Stuart, I think in and around the Custard Factory it is starting…with Yumms in the factory itself and there is a wonderful cafe in Fazeley Street studios…very well hidden but open to the public. I would recommend that one explores FSS..a wonderful space.. My problem with the main part of Eastside is the danger it becomes too corporate, too functional and not quirky and artistic enough. The key building for this is how they reuse Curzon street station. Hopefully a photography museum! Also another key issue is how Millennium Point’s communal areas are energised and profited from in
cultural terms by the new CEO Philip Singleton.
Just came across blog today. Nice read and good to see the development of Brum being recorded like this. I left in 99 to study and came back for 2 years in ’04-’06 and have since been in Bristol and London. Aiming to move back and settle for a while next year.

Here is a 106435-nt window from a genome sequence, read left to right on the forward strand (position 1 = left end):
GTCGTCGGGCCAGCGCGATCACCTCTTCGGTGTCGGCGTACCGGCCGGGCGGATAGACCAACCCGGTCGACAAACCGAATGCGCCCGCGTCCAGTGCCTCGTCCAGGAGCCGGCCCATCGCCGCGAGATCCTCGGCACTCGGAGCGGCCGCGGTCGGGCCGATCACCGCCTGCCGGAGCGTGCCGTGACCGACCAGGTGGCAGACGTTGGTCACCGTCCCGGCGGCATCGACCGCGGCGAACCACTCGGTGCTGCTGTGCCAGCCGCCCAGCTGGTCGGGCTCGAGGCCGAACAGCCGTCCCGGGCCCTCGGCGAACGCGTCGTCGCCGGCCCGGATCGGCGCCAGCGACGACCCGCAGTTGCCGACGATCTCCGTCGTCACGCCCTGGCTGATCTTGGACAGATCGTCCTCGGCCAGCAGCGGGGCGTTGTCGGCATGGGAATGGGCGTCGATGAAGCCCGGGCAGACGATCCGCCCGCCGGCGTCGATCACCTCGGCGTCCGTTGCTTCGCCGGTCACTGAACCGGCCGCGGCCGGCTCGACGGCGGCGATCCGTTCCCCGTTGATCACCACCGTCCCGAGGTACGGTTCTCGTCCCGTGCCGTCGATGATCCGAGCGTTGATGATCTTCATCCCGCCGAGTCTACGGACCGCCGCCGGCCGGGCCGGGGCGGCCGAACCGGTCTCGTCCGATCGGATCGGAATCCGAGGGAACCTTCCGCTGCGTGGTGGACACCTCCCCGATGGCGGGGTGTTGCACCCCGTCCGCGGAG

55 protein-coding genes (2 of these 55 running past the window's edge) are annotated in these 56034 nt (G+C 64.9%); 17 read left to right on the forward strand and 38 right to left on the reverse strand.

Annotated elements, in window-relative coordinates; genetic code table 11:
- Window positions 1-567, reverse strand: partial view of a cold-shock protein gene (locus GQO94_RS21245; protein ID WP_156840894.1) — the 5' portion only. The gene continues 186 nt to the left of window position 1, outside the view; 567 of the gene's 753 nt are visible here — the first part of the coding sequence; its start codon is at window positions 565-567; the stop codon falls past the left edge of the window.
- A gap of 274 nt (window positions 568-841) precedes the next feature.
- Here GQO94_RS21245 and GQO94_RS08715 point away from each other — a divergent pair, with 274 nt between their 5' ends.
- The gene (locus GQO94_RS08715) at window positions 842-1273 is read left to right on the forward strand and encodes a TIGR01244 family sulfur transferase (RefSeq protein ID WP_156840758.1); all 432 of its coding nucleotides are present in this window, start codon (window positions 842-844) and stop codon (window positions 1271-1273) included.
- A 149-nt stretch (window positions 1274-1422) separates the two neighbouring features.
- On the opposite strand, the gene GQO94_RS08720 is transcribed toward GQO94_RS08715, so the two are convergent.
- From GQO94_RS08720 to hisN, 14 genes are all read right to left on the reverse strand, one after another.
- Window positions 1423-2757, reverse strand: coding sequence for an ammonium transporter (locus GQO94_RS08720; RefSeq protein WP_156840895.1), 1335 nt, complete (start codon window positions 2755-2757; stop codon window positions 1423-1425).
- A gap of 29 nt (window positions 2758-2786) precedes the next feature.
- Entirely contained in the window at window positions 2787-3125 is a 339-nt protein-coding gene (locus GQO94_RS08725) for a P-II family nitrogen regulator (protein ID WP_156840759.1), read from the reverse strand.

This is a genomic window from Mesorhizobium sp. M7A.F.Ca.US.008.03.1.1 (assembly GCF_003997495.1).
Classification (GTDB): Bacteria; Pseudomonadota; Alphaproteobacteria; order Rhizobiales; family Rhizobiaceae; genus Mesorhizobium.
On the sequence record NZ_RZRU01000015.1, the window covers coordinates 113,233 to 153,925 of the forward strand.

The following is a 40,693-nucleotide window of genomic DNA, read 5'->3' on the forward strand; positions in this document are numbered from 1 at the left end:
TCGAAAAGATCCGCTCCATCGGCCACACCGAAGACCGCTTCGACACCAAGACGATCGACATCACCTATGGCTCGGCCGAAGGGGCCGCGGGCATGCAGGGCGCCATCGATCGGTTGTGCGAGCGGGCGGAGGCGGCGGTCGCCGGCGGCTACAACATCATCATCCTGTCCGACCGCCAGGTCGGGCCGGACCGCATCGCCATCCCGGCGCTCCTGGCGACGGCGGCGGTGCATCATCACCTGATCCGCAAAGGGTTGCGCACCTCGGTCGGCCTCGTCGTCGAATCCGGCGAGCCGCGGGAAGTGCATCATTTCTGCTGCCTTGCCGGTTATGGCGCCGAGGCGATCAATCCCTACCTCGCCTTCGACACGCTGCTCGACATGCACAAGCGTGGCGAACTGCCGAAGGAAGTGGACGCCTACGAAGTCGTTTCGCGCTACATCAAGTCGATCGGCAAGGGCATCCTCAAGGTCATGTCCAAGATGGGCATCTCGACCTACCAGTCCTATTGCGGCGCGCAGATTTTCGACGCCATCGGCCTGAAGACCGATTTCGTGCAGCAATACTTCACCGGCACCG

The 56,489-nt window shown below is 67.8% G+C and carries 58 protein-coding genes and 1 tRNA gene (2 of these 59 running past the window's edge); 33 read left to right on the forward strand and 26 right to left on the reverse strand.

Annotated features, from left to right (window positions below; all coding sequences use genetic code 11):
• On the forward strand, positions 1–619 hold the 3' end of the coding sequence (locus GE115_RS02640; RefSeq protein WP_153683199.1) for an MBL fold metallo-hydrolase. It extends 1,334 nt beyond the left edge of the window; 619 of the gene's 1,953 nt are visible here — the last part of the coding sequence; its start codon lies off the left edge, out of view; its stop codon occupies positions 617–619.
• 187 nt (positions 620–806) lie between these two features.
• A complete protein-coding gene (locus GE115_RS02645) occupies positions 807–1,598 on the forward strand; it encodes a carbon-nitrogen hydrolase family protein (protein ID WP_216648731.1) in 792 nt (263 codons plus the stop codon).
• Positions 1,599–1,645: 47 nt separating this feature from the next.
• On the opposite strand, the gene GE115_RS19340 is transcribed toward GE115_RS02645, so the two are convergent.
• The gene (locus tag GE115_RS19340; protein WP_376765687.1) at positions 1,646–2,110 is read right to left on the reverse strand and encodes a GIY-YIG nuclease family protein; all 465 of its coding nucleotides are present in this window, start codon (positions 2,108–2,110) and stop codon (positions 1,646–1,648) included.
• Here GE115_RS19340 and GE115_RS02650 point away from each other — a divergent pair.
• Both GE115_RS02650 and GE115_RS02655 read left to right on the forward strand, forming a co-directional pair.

Will bookmark this blog.
Birmingham is a good place to settle, improves every year! I have been here since 1998.
Yeah I agree the biggest problem with Birmingham is that it doesn’t know how to market itself and the way in which all good bits are separated by what feel like great expanses of grey.
I think Brummies in general are quite lowkey and don’t shout about themselves and the city reflects that.
Great to see how its all moved on and all coming together, will further add to the ‘gem’ that is that area of the city. Looking forward to seeing it in the flesh on my trip back to the UK.
There is a lot that is hidden and not well marketed. Lots of Arts Projects in Digbeth that don’t have much of a public space. The custard Factory seems at last to have enough weight to become a visitor/alternative retail attraction. Birmingham has improved immensely but there is lots more to do.